Under the Conservative administration, Arch has now been dissolved and been replaced by Advance Northumberland, but its latest official accounts, for the year ending March 31, 2018, have recently been lodged with Companies House.
They show that the period of ‘significant growth within the group’ continued last year, with turnover increasing from £22.4million to £36.1million and gross profit up to £22million from £16.7million in 2016-17.
However, overall the company recorded a loss of £4.4million, compared to a £5.5million profit the previous year, while shareholder funds – the amount of equity in a company, in this case belonging to the county council as sole shareholder – dropped from £59.7million to £55miilion.
This ‘significant decrease’ is down to three factors – the £9.6million fall from a revaluation of the investment portfolio, a £0.3million drop in the capital contribution from the county council and an increase in the group’s profit and loss reserve of £5.2million.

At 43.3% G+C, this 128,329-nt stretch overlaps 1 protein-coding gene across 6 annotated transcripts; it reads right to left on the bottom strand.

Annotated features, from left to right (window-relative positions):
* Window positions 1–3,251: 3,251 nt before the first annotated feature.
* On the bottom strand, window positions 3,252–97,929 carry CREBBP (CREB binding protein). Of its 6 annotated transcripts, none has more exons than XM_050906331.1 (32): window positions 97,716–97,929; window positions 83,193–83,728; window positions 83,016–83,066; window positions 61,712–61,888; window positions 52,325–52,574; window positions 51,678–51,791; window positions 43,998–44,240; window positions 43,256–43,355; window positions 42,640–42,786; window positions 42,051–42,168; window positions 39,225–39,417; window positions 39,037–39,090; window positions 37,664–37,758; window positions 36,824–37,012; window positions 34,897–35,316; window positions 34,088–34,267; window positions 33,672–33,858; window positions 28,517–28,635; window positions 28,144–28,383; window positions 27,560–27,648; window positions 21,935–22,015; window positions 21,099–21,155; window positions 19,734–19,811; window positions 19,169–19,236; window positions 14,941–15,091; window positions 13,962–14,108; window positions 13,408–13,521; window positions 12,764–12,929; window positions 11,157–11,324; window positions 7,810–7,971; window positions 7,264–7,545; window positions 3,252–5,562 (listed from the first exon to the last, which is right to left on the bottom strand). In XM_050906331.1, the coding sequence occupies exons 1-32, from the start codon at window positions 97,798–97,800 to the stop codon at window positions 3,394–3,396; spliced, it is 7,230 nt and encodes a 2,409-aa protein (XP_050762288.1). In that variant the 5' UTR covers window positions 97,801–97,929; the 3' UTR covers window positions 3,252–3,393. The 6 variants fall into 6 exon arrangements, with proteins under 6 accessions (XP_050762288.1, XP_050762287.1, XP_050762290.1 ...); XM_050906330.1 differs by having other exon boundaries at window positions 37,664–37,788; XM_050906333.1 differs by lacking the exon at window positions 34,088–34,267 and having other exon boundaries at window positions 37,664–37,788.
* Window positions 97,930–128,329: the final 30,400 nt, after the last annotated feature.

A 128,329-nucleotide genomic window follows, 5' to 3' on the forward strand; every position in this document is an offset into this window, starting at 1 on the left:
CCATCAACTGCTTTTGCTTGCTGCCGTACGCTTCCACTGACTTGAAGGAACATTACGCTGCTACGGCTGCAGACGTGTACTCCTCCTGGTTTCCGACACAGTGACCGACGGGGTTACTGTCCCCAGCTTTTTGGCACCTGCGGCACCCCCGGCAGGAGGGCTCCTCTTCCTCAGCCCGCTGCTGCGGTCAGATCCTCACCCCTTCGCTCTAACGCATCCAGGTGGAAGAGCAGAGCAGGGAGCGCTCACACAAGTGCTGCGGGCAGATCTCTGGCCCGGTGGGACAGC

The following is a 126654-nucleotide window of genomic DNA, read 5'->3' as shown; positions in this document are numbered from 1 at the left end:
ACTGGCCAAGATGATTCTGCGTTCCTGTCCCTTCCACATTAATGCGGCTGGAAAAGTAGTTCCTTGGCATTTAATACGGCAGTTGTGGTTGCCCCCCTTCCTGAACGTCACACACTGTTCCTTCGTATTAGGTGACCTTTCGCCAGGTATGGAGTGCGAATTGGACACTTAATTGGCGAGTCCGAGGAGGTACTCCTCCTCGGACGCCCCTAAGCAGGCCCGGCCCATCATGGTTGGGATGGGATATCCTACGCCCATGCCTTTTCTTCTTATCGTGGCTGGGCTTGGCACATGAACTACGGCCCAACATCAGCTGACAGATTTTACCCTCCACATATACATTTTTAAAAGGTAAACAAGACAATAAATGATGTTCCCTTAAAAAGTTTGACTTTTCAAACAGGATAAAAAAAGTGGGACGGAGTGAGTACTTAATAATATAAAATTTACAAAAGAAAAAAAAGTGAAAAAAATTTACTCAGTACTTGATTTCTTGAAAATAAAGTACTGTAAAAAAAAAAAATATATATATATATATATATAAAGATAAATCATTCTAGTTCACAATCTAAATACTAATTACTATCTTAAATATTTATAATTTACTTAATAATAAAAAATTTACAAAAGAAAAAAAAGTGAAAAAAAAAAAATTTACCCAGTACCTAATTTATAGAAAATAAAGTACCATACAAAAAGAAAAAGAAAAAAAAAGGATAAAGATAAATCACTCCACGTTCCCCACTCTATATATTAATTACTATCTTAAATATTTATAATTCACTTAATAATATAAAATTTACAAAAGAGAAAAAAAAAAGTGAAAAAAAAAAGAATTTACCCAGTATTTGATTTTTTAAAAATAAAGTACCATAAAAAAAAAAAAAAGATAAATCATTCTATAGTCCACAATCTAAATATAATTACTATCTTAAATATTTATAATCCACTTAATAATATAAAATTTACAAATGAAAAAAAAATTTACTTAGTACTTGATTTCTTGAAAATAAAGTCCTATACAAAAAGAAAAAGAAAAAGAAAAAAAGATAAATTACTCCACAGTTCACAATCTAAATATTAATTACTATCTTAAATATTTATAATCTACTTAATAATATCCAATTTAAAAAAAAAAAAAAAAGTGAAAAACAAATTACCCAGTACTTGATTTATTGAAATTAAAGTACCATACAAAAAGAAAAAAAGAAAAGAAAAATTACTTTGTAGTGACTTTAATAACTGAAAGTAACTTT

The largest figure in Arch’s accounts once again – and among the issues to cause concern for critics of the controversial company – is the amount of credit; £12.4million due within one year and £280.9million of longer-term borrowing, of which £275million is owed to the county council.
The statement of accounts also, of course, mentions the transition to new company Advance Northumberland, which it says ‘is not expecting to invest in more executive homes, but is likely to look towards a greater emphasis on more affordable-housing schemes’.
It adds: ‘There will be a reduced focus on retail investment but continued emphasis on industrial and commercial infrastructure, which will deliver more jobs in Northumberland.’
Last year, the company’s economic growth team ‘contributed to the leverage of £25.48million private-sector investment into Northumberland and the creation of more than 230 new jobs’.
In 2017-18, Arch once again made a £1million charitable contribution to Active Northumberland, the arm’s-length organisation which manages the council’s leisure services.
Ben O'Connell, Local Democracy Reporting Service